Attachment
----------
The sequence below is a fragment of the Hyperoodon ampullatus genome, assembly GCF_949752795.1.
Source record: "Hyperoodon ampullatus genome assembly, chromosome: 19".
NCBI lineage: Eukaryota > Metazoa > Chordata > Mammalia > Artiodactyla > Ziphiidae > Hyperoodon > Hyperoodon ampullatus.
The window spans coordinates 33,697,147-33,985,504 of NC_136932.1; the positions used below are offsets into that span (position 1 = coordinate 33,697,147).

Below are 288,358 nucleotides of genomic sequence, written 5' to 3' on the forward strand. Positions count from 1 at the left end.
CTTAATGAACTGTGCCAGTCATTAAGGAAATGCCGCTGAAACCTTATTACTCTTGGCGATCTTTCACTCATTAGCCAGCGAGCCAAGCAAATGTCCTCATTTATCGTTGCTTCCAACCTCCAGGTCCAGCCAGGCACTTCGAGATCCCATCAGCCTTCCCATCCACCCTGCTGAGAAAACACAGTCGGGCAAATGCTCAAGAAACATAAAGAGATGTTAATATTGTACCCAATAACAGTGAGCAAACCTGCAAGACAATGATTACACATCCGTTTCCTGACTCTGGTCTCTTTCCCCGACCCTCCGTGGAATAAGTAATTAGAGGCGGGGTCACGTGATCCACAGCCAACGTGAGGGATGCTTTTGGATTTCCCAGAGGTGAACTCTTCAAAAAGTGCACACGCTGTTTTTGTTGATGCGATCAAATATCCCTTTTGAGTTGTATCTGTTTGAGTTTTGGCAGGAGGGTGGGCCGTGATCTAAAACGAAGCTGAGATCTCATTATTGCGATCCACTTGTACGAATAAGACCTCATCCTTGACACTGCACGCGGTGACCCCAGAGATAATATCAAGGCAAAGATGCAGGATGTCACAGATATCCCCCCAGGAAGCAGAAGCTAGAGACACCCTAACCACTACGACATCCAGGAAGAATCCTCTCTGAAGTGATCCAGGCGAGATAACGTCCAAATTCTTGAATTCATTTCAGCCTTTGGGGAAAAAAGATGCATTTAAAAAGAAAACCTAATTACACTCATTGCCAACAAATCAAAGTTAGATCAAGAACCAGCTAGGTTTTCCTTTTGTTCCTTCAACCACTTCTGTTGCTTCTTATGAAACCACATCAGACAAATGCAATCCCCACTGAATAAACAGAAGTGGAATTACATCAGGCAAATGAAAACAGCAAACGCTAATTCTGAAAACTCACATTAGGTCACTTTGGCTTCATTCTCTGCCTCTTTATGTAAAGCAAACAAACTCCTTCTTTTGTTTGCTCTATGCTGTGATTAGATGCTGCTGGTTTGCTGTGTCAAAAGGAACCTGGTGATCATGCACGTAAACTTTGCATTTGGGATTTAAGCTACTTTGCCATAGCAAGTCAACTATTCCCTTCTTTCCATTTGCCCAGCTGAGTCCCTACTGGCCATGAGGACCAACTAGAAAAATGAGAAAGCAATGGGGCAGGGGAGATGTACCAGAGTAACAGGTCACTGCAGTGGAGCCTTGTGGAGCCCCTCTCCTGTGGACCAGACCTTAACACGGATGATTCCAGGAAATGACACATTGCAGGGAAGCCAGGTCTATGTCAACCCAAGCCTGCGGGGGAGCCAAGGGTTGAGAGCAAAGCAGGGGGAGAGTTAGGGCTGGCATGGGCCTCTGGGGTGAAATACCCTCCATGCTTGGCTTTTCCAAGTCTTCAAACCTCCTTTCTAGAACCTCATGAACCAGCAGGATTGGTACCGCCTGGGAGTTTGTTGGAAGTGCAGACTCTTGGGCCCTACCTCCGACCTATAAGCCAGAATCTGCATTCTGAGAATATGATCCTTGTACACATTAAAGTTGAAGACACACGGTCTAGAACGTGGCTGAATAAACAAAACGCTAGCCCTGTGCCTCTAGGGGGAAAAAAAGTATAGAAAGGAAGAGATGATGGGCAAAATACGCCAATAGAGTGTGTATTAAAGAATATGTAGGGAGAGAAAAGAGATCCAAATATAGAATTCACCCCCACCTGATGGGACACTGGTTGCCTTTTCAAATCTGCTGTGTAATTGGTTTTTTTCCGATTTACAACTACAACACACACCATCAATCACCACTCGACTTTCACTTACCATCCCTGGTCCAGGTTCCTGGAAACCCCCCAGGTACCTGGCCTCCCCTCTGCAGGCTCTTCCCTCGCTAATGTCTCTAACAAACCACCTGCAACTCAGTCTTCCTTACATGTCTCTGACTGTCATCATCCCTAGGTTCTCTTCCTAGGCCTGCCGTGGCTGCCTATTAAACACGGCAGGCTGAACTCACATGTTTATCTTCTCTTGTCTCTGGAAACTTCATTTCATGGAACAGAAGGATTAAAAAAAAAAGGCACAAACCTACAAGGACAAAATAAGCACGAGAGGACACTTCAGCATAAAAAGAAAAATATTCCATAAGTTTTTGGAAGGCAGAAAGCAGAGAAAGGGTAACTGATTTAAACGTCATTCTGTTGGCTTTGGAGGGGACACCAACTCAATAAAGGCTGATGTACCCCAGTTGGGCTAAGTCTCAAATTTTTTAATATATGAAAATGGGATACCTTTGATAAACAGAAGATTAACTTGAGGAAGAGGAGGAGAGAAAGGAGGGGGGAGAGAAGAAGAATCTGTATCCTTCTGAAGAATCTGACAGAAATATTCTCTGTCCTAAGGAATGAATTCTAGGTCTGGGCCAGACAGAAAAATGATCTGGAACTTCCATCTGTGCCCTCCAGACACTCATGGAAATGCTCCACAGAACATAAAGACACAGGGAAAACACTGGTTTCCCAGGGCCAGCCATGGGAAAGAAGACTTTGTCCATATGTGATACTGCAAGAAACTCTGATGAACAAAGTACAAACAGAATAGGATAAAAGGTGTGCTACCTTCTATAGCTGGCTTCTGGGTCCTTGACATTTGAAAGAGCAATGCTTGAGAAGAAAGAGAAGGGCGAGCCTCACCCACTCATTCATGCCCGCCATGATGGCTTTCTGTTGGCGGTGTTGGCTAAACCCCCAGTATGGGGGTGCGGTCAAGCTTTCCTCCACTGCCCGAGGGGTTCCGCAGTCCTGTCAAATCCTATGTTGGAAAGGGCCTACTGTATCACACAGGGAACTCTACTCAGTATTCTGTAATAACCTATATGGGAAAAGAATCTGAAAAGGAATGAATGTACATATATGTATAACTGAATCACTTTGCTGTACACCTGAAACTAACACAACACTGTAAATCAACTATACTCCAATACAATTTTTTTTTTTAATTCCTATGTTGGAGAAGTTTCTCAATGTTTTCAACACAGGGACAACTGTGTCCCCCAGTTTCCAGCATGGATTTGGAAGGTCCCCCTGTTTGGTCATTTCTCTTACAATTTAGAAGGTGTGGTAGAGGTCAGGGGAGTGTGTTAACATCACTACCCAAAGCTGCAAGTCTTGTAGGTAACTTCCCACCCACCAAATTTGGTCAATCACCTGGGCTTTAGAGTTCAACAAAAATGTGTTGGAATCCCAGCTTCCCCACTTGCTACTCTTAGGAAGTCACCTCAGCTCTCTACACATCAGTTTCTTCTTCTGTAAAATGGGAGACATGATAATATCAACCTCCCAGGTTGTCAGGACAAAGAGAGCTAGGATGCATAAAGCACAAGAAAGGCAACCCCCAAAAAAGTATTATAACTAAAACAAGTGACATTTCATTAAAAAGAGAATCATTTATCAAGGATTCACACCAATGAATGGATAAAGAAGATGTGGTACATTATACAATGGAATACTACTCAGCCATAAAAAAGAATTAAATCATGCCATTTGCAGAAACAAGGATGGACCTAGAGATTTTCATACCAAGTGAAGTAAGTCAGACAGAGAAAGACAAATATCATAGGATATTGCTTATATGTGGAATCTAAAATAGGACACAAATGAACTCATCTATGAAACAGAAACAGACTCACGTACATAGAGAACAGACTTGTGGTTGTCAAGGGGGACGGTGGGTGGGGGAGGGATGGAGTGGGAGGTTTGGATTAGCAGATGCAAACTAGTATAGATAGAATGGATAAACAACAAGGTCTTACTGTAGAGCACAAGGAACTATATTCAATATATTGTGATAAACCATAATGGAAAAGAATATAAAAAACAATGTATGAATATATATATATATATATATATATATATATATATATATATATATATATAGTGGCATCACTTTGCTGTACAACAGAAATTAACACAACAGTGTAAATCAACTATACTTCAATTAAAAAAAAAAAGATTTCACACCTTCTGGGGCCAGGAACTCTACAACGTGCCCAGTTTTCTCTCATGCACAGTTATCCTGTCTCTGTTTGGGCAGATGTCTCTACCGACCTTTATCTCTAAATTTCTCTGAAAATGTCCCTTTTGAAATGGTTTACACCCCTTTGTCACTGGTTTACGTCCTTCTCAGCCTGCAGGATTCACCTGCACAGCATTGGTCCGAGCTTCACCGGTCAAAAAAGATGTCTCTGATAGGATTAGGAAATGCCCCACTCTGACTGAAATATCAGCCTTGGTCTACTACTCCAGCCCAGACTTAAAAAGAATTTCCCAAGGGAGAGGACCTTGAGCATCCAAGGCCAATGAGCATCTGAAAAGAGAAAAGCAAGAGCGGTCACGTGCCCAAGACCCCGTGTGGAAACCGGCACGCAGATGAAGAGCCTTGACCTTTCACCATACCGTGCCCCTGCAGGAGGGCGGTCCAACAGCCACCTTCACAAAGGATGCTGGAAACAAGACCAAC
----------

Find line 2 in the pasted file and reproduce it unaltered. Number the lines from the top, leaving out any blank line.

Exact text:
Source record: "Hyperoodon ampullatus genome assembly, chromosome: 19".